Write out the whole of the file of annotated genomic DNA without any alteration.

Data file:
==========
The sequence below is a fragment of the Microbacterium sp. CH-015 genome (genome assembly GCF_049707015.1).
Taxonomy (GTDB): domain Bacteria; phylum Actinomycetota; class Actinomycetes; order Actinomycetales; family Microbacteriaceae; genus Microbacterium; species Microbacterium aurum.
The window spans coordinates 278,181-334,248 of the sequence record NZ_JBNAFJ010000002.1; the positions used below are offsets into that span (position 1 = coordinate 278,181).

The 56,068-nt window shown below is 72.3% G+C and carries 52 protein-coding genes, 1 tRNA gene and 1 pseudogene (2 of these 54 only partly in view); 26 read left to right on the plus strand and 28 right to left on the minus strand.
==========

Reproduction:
The sequence below is a fragment of the Microbacterium sp. CH-015 genome (genome assembly GCF_049707015.1).
Taxonomy (GTDB): domain Bacteria; phylum Actinomycetota; class Actinomycetes; order Actinomycetales; family Microbacteriaceae; genus Microbacterium; species Microbacterium aurum.
The window spans coordinates 278,181-334,248 of the sequence record NZ_JBNAFJ010000002.1; the positions used below are offsets into that span (position 1 = coordinate 278,181).

The 56,068-nt window shown below is 72.3% G+C and carries 52 protein-coding genes, 1 tRNA gene and 1 pseudogene (2 of these 54 only partly in view); 26 read left to right on the plus strand and 28 right to left on the minus strand.